For a personal project, I'd need to find out if two cubic Bézier curves intersect. I don't need to know where: I just need to know if they do. However, I'd need to do it fast.
I've been scavenging the place and I found several resources. Mostly, there's this question here that had a promising answer.
So after I figured what is a Sylvester matrix, what is a determinant, what is a resultant and why it's useful, I thought I figured how the solution works. However, reality begs to differ, and it doesn't work so well.
(1, 1) (2, 4) (3, 4) (4, 3)
(3, 5) (3, 6) (0, 1) (3, 1)
x = 9t^3 - 9t^2 - 3t + 2
y = 9t^3 - 9t^2 - 6t + 4
9 -9 -3 2 0 0
0 9 -9 -3 2 0
0 0 9 -9 -3 2
9 -9 -6 4 0 0
0 9 -9 -6 4 0
0 0 9 -9 -6 4
float determinant(float* matrix)
float total = 0;
float sign = 1;
float temporaryMatrix[(size - 1) * (size - 1)];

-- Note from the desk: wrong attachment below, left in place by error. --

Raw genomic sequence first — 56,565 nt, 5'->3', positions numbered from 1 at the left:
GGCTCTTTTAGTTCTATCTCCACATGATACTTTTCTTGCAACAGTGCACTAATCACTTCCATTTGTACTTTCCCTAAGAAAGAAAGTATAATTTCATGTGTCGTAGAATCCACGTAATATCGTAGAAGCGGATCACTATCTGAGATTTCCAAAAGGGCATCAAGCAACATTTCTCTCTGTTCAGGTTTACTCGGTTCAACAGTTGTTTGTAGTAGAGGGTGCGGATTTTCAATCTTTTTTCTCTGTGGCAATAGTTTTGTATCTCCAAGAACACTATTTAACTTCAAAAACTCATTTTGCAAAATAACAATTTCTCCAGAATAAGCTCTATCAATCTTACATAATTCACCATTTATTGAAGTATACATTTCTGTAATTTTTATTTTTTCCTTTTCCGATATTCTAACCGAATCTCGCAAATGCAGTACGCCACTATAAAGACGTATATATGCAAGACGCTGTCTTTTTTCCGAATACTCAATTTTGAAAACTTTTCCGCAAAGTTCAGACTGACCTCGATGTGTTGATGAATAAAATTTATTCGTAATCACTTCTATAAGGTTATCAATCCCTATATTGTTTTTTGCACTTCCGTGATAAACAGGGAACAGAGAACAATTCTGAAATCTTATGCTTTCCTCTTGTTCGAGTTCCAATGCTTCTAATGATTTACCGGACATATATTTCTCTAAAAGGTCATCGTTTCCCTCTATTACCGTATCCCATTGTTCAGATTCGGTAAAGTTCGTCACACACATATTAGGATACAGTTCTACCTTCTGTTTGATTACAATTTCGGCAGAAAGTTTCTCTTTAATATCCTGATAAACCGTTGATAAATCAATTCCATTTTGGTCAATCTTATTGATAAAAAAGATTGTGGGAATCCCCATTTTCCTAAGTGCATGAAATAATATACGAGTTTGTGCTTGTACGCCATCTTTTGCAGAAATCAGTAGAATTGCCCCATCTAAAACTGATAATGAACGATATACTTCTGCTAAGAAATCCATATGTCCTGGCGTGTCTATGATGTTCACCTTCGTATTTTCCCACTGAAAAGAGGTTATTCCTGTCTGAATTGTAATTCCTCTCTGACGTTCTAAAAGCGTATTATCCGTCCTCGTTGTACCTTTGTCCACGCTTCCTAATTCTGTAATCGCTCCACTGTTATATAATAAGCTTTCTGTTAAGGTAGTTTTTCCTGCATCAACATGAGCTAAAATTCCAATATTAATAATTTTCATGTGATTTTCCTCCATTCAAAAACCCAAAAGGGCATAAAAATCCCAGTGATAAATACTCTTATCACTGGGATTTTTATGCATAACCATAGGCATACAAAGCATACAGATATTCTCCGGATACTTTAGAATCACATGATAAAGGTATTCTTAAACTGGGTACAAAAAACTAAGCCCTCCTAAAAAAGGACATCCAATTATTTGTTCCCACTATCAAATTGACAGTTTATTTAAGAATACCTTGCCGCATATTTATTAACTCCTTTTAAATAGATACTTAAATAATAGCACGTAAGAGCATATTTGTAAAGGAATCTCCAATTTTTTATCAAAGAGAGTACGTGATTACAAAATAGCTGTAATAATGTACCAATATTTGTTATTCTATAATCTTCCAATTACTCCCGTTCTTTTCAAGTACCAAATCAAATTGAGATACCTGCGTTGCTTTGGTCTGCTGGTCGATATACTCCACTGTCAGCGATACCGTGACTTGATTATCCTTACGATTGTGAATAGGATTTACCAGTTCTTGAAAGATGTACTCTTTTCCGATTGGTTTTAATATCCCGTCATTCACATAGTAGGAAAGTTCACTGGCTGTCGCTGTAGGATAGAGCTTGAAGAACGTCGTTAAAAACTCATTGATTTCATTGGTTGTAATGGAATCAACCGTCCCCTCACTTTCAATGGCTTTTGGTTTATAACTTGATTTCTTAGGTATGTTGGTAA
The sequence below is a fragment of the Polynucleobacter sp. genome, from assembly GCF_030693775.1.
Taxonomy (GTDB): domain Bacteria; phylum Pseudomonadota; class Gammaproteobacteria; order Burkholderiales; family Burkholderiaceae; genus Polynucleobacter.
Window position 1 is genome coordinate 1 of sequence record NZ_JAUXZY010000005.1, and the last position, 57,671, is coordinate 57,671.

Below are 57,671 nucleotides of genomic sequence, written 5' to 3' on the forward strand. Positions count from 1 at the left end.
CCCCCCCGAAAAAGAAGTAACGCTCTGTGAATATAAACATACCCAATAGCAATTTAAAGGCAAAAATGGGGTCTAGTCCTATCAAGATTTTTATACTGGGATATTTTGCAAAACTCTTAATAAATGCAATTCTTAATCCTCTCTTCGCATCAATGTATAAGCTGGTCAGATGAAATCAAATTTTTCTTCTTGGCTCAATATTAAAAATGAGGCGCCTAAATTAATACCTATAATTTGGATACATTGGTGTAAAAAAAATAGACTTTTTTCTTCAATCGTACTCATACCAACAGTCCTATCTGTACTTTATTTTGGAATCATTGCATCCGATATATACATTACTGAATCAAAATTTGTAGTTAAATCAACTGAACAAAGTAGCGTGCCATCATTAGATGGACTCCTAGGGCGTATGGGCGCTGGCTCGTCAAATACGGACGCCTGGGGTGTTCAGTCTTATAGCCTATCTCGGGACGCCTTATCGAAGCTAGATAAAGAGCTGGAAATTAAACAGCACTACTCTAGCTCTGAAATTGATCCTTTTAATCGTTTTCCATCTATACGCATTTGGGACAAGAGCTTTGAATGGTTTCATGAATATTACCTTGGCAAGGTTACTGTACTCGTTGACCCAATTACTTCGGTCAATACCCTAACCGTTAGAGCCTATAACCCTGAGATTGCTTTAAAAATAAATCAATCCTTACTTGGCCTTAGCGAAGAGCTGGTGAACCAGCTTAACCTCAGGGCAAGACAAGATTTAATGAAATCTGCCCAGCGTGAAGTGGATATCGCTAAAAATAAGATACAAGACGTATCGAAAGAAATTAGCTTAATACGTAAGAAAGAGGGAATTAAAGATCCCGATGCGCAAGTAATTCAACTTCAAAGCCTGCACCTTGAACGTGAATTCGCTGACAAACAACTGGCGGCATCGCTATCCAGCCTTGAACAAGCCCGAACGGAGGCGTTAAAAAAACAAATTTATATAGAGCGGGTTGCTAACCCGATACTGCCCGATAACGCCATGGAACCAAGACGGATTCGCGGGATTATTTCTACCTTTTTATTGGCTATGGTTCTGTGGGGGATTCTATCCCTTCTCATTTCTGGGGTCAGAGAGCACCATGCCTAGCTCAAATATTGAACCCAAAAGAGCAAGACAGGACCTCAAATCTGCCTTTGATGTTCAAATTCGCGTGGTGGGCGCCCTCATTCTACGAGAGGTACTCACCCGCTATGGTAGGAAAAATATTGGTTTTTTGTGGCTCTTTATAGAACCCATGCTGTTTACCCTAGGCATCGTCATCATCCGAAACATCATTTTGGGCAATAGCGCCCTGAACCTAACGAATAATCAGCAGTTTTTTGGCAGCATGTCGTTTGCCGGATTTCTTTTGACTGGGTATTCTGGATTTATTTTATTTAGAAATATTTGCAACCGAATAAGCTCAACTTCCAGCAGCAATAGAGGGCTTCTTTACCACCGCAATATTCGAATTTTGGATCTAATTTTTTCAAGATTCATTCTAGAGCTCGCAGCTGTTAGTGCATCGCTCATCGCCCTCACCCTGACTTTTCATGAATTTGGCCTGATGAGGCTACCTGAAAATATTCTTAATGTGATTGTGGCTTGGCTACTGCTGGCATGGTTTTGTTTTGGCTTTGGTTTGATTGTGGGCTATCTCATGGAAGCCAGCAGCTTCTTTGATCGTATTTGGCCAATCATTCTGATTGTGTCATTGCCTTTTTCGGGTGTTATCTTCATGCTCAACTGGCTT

for (int i = 0; i < size; i++)
if (matrix[i] != 0)
for (int j = 1; j < size; j++)
float* targetOffset = temporaryMatrix + (j - 1) * (size - 1);
float* sourceOffset = matrix + j * size;
int firstCopySize = i * sizeof *matrix;
int secondCopySize = (size - i - 1) * sizeof *matrix;
memcpy(targetOffset, sourceOffset, firstCopySize);
memcpy(targetOffset + i, sourceOffset + i + 1, secondCopySize);
float subdeterminant = determinant<size - 1>(temporaryMatrix);
total += matrix[i] * subdeterminant * sign;
sign *= -1;
float determinant<1>(float* matrix)
Although they don't explain the algorithm they actually use there, except to say that it's from p. 137 of "The Metafont Book", it appears that the key to it is two important properties of Bezier curves (which are explained elsewhere on that site though I can't find the page right now):
With these two properties and an algorithm for intersecting polygons, you can recurse to arbitrary precision:
This will be fast if the curves don't intersect -- is that the usual case?
[EDIT] It looks like the algorithm for splitting a Bezier curve in two is called de Casteljau's algorithm.